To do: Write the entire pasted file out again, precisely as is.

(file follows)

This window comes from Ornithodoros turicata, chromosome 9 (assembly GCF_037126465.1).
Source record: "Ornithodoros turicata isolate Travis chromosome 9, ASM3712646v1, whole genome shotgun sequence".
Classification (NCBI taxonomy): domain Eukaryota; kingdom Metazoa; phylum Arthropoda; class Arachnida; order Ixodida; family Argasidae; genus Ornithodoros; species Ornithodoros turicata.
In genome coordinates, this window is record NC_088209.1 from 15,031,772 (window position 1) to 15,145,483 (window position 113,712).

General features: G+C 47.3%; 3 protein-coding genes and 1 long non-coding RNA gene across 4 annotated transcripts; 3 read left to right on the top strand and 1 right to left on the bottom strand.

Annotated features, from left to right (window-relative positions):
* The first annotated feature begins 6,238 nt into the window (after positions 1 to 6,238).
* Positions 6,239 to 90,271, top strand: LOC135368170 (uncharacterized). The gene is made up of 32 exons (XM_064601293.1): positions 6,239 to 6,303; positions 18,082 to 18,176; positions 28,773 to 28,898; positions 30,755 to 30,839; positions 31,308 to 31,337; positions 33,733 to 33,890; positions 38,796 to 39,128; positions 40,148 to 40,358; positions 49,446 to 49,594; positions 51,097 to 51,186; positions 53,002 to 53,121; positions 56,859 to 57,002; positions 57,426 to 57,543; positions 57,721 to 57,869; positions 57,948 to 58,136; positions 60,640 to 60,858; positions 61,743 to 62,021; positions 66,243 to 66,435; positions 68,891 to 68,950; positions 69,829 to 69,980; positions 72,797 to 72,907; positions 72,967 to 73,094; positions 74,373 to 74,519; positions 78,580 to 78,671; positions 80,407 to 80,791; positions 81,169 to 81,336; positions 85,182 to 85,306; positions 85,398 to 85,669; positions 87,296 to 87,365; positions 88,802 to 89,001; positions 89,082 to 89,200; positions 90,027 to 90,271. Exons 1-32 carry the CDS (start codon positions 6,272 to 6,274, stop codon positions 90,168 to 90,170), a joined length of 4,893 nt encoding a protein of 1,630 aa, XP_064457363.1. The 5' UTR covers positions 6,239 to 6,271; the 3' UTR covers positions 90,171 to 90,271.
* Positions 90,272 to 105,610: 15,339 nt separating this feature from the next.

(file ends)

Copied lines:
This window comes from Ornithodoros turicata, chromosome 9 (assembly GCF_037126465.1).
Source record: "Ornithodoros turicata isolate Travis chromosome 9, ASM3712646v1, whole genome shotgun sequence".
Classification (NCBI taxonomy): domain Eukaryota; kingdom Metazoa; phylum Arthropoda; class Arachnida; order Ixodida; family Argasidae; genus Ornithodoros; species Ornithodoros turicata.
In genome coordinates, this window is record NC_088209.1 from 15,031,772 (window position 1) to 15,145,483 (window position 113,712).

General features: G+C 47.3%; 3 protein-coding genes and 1 long non-coding RNA gene across 4 annotated transcripts; 3 read left to right on the top strand and 1 right to left on the bottom strand.

Annotated features, from left to right (window-relative positions):
* The first annotated feature begins 6,238 nt into the window (after positions 1 to 6,238).
* Positions 6,239 to 90,271, top strand: LOC135368170 (uncharacterized). The gene is made up of 32 exons (XM_064601293.1): positions 6,239 to 6,303; positions 18,082 to 18,176; positions 28,773 to 28,898; positions 30,755 to 30,839; positions 31,308 to 31,337; positions 33,733 to 33,890; positions 38,796 to 39,128; positions 40,148 to 40,358; positions 49,446 to 49,594; positions 51,097 to 51,186; positions 53,002 to 53,121; positions 56,859 to 57,002; positions 57,426 to 57,543; positions 57,721 to 57,869; positions 57,948 to 58,136; positions 60,640 to 60,858; positions 61,743 to 62,021; positions 66,243 to 66,435; positions 68,891 to 68,950; positions 69,829 to 69,980; positions 72,797 to 72,907; positions 72,967 to 73,094; positions 74,373 to 74,519; positions 78,580 to 78,671; positions 80,407 to 80,791; positions 81,169 to 81,336; positions 85,182 to 85,306; positions 85,398 to 85,669; positions 87,296 to 87,365; positions 88,802 to 89,001; positions 89,082 to 89,200; positions 90,027 to 90,271. Exons 1-32 carry the CDS (start codon positions 6,272 to 6,274, stop codon positions 90,168 to 90,170), a joined length of 4,893 nt encoding a protein of 1,630 aa, XP_064457363.1. The 5' UTR covers positions 6,239 to 6,271; the 3' UTR covers positions 90,171 to 90,271.
* Positions 90,272 to 105,610: 15,339 nt separating this feature from the next.